FAN$ arent what they care about, they already got the fans. The problem is nobody is making what they are suppose to because of some idiotic cap system that serves no purpose in actually helping smaller markets, even worse there is no way to correct bad moves when you make them, players can get paid 5 years pay for 1 good year. Teams forced to live with their mistakes and some people think star players are expected to stay put despite this.

Its unrealistic to think you can control player movement or that you can prevent rich teams from using their assets. I really dont know what else can be done, I honestly thought the system worked well before if only they could make it easier for teams to correct their mistakes.

The problem has never been stars leaving, Bron gave Cleveland 7 solid years and TRANSFORMED a doormat into a power. When they finally had that window of opportunity to use the "Cap Space" they couldnt sign Bron the help he needed because all the stars they contacted (Ray Allen, Michael Redd) STAYED WITH THEIR TEAMS. Bron only left because Cleveland could not use any of their resources (which his presence permitted them) due to the very system meant to help smaller markets.

Again you cant FORCE players to play where they dont want to. That will never change, if thats a tipping point then the only solution is to contract and make it so there are less smaller markets in the league, its obvious they lack the appeal to field a team.

Chronz
11-06-2011, 09:40 PM
Actually I don't mind the ticket price that much. I hate the way the parking fees have risen. I feel like I'm getting raped every time I see it rise.

If only the world were as lucky as you are.

Jeff559
11-06-2011, 09:54 PM
If you want either side to care about fans, then fans should start their own union. If 20% of season ticket holders cancelled there season tickets tomorrow in response to the lockout i guarantee that both sides will suddenly care very deeply.

Anilyzer
11-07-2011, 12:33 AM
We have seen the owners' and NBA's ultimatum: a 50-50 split of revenues, "mini-midlevel" exceptions of $2.5 million, a limit of two years on those mid-level exceptions, banning sign-and-trade deals for teams paying the luxury tax and an additional "repeater" tax for teams exceeding the luxury tax threshold for more than three years in a five-year span. I reference this article from the New York Times (http://www.nytimes.com/2011/11/06/sports/basketball/nba-lockout-talks-with-mediator.html), the United State's newspaper of record.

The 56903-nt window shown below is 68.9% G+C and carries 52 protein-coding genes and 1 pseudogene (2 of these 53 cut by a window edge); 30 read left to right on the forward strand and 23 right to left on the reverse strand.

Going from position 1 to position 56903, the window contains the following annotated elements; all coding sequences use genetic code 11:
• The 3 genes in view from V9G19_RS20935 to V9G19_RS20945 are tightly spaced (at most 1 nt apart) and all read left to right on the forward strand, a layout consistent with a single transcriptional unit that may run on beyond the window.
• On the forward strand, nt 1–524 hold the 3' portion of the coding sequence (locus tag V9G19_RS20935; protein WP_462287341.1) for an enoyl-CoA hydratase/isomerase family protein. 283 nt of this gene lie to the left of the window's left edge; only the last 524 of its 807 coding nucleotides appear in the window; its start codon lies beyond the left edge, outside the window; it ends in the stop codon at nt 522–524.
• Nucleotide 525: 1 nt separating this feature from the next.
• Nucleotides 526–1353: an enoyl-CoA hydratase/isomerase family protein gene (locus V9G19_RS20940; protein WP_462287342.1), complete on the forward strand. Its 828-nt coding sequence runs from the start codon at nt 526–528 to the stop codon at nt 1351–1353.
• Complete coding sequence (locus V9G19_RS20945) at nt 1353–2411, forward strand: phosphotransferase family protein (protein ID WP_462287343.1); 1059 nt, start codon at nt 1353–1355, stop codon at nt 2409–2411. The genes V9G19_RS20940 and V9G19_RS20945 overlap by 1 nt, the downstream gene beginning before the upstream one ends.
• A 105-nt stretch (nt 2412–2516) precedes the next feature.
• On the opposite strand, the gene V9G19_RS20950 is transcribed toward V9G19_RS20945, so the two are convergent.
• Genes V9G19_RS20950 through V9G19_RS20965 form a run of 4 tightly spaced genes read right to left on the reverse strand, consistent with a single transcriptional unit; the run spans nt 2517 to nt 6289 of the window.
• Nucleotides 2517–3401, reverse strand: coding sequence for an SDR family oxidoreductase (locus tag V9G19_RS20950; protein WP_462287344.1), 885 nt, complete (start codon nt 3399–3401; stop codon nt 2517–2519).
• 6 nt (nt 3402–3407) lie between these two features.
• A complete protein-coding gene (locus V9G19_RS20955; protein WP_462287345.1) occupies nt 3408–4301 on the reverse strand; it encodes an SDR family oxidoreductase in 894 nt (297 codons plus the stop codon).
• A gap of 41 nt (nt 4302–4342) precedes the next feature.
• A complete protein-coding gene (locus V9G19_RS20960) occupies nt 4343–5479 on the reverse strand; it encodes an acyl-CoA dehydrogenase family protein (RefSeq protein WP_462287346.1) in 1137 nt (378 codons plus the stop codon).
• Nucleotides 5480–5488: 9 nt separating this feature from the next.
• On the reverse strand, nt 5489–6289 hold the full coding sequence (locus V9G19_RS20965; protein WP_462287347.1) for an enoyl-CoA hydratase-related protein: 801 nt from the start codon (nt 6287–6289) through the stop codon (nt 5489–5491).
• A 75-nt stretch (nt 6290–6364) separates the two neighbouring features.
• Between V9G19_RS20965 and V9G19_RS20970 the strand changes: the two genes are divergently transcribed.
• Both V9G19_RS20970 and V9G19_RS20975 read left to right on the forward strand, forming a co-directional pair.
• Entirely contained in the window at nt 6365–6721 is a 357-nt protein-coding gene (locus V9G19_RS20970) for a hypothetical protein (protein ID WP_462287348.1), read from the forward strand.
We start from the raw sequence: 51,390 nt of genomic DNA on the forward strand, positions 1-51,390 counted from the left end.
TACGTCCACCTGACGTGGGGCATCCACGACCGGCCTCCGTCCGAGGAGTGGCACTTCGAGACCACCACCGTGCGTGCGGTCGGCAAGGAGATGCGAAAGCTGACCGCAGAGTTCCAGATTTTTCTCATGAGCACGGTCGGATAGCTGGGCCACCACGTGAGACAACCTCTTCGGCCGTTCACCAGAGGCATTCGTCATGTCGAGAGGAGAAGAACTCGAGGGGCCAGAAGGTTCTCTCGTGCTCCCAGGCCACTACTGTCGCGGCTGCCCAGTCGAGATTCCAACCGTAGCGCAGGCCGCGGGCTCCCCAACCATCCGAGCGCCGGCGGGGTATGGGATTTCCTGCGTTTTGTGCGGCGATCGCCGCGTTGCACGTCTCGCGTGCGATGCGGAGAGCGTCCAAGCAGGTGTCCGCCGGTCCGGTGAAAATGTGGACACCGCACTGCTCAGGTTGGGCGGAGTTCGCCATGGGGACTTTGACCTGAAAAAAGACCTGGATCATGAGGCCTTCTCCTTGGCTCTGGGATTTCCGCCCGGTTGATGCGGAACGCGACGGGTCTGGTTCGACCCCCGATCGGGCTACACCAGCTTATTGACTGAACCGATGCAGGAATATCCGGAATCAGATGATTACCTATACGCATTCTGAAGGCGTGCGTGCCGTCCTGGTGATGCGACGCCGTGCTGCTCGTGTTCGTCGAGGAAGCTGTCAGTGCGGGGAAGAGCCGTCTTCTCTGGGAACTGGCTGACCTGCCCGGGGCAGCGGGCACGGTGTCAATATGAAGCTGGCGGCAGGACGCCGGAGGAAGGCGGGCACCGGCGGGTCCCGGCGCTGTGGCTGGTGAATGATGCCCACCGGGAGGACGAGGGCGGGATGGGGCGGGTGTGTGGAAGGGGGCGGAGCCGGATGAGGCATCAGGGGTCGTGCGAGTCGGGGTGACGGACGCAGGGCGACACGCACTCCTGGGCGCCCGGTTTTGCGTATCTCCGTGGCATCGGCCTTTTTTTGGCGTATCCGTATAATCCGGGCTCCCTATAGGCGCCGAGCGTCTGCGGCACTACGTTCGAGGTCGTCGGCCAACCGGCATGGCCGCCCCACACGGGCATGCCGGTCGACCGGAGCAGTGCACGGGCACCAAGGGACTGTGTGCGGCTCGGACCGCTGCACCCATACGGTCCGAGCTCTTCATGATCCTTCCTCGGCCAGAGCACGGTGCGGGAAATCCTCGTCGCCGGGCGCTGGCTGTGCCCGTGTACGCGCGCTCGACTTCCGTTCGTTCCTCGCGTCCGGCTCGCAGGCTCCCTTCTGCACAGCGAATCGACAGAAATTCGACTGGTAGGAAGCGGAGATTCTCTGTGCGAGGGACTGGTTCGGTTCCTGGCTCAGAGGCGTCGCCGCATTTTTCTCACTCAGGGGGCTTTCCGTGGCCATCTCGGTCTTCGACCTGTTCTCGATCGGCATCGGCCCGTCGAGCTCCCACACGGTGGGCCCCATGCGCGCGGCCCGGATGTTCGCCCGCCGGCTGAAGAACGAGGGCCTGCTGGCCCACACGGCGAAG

The players want 51 percent (with one percent aiding retired players), a mid-level exception of $5 million without the two-year restriction, lesser taxes on teams entering the luxury tax threshold and no ban on sign-and-trades. They're threatening to dissolve their union and turn the lockout into anti-trust litigation that could take years — NBA seasons — to resolve, since you can endlessly appeal in American courts.
So who has the fans' interests more in mind?
For my part, it's the owners and the NBA. The 50-50 split is fair, considering the owners' investments, along with our tax dollars for arenas, is what makes the NBA — and the players' paychecks — happen.
Their deal amounts to trust-busting — penalizing teams that stack up on talent year after year — and keeping the entire league competitive, even if the players don't like it. The players want to make this into ant-trust litigation, but the deals they're fighting for would protect trusts, which in the NBA are teams that spend bunches of money to be more competitive.
Why shouldn't luxury tax teams be further penalized? The NBA is supposed to be about the fans, who should be able to believe that any team can compete, whether it be small- or large-market.

Well, if that's the "ultimatum", then it does in fact appear that the owners are trying to do away with free agency, as some have suggested.

It's clear that this is less about the 1 pct point of BRI (although actually owners aren't offering 50/50, they're offering a 47-50% range of some kind)
but rather it is hung up on the sign and trade regulations.

This is clearly a type of Lebron Rules for the league they are trying to pass--the obvious hope being that the next time a young phenom comes into the NBA who totally overshadows the entire league, that he'll be "locked" onto whatever team drafted him and won't be able to destroy the whole franchise, the way Lebron destroyed Cleveland.

The owners won't be happy with these rules... it makes it too much about luck. If we have these rules, then every team should be allowed into the lottery. Plain and simple.

If the owners really want to protect themselves from Lebrons, they should ban the top 10 players in the league. It's the Kobes, the Dwights, the Wades, the Dirks and the Lebrons that unbalance the whole league.

and the refs.